BY BRIAN LIBBY
The two projects to take home the top-level Honor Award at this year's Portland Architecture Awards from the local American Institute of Architects chapter could not be more disparate in scale. One, Waechter Architecture's Garden House is a small accessory dwelling unit in the backyard of a larger home. The other, Allied Works' Arlene and Harold Schnitzer Center for Art & Design at the Pacific Northwest College of Art, re-imagines a full-block sized early 20th Century federal building. But the design acumen is first rate in both of these projects, by Allied Works and Waechter Architecture, in the eyes of the jury.
The Garden House is noteworthy for its cantilevered second floor, which adds square footage to a small floor plate while adding a striking sculptural quality. PNCA, while it may lack the razor-sharp precision of some past Allied Projects, is a breathtaking transformation of a formerly dark, oppressive space into a light-filled work centered around a new atrium.
Both of these firms, as well as many of this year's other award winners, are no stranger to the architectural trophy case. Although last year's jury declined to hand out any Honor Awards, Allied Works took the prize in 2013 with its Sokol Blosser Winery tasting room near Dundee, and in 2012 for Denver's Clyfford Still Museum, as well as the 2008 Honor Award for Booker T. Washington High School in Dallas. Weachter won an Honor Award in 2011 for the J-Tea teahouse in Eugene, as well as top honors in this year's AIA Northwest & Pacific Region for the Pavilion House.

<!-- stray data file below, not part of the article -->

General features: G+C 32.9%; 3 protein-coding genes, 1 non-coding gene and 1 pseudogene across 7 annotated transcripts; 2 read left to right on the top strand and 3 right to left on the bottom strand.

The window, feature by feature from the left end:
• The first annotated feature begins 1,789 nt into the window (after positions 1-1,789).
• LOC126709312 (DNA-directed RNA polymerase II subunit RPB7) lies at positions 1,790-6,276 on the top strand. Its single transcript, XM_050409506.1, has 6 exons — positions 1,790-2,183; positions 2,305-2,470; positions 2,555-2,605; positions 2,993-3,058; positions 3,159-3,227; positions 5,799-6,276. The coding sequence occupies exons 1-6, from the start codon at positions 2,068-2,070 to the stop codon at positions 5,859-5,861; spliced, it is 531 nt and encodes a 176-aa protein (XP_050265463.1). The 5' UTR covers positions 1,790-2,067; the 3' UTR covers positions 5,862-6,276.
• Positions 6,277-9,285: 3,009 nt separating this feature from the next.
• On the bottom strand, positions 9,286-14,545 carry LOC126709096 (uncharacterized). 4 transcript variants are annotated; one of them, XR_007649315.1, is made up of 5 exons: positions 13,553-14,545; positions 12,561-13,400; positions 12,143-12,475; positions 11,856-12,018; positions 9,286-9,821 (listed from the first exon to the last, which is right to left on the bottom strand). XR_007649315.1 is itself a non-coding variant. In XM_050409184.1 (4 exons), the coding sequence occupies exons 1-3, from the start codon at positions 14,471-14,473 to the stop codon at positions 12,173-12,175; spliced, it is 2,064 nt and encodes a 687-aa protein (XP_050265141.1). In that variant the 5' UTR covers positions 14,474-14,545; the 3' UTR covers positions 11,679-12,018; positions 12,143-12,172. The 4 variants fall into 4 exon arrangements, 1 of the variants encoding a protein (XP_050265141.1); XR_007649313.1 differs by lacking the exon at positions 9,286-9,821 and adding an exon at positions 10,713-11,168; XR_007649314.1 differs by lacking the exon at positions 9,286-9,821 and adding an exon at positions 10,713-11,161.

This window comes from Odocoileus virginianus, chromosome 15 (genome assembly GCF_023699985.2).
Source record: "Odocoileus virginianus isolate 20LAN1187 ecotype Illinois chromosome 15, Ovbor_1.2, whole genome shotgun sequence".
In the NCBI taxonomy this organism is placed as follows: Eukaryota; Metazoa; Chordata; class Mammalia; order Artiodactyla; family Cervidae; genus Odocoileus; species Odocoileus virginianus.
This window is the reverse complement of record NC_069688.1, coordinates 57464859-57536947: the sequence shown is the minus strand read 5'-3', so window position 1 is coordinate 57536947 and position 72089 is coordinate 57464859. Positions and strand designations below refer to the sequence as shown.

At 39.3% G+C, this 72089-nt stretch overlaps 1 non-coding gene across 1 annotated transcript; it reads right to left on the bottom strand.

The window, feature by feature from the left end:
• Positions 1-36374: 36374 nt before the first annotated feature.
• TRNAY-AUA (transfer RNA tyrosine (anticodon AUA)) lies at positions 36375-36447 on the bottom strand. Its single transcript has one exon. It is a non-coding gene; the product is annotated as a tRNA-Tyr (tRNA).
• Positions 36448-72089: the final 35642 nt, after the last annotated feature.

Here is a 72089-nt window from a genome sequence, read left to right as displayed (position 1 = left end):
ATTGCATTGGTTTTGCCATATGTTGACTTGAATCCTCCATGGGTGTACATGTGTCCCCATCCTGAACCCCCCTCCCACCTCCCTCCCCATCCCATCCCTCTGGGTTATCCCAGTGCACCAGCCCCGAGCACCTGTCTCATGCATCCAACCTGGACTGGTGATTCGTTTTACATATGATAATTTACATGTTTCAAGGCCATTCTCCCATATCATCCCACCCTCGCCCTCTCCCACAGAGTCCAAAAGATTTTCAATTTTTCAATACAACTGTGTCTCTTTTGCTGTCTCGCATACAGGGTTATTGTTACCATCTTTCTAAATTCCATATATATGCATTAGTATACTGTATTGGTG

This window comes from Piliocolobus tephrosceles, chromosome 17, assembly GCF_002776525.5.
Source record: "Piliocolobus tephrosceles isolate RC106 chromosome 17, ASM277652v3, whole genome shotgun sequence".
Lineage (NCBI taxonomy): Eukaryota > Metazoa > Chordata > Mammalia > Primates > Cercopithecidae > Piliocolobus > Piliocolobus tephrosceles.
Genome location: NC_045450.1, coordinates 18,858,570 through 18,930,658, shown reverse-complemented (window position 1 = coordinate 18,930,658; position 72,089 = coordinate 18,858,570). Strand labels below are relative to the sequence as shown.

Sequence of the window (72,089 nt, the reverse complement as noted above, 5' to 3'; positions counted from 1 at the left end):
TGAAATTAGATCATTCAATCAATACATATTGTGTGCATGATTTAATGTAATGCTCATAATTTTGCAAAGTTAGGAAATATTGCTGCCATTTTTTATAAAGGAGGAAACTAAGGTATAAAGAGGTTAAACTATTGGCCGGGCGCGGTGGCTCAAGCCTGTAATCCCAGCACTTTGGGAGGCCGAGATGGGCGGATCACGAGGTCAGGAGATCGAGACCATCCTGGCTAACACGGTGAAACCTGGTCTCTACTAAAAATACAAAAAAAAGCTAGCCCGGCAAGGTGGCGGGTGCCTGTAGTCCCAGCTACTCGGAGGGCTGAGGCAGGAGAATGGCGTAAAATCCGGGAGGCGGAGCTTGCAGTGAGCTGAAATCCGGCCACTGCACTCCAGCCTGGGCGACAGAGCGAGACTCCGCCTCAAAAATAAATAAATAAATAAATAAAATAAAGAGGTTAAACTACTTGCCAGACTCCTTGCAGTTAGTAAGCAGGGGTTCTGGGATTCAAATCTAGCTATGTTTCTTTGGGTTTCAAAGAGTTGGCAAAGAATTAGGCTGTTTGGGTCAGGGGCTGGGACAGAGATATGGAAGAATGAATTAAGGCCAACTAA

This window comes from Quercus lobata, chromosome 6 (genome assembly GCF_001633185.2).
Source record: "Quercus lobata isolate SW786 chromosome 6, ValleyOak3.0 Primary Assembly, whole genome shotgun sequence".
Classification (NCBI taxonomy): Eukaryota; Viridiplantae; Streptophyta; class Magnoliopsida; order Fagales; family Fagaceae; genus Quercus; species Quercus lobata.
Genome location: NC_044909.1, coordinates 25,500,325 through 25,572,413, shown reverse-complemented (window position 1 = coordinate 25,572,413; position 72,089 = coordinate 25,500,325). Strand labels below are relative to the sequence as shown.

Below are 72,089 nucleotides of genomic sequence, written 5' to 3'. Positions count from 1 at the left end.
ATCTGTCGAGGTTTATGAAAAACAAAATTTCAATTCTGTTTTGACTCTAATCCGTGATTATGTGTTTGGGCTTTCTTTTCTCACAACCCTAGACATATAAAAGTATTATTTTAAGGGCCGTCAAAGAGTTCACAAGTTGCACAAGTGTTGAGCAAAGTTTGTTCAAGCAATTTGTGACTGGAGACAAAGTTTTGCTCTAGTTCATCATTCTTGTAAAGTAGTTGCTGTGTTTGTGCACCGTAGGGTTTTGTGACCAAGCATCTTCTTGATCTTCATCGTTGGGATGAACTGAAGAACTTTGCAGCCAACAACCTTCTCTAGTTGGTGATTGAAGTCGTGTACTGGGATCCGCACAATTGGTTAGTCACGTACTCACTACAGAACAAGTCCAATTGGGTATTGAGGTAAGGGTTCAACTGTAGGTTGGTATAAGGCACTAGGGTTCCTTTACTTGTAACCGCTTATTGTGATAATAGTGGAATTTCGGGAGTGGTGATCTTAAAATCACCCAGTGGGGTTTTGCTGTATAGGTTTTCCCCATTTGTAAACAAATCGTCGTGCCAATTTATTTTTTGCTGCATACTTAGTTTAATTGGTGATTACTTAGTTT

The next tier of honors, known as the Merit Award, went to four projects, all by firms that are regulars in the AIA Portland Architecture Awards winners' circle: 3330 Division Street, a mixed-use apartment building on burgeoning SE Division Street by Hacker; Tree House, an octagonal residential building by Lever Architecture at Oregon Health & Science University's Marquam Hill campus; Fire Station 76 in Gresham by Hennebery Eddy Architects, and (in the Unbuilt category) a Memorial Coliseum renovation plan by Skylab Architecture. The Hacker project was also singled out as a 2030 Award winner for its sustainable credentials.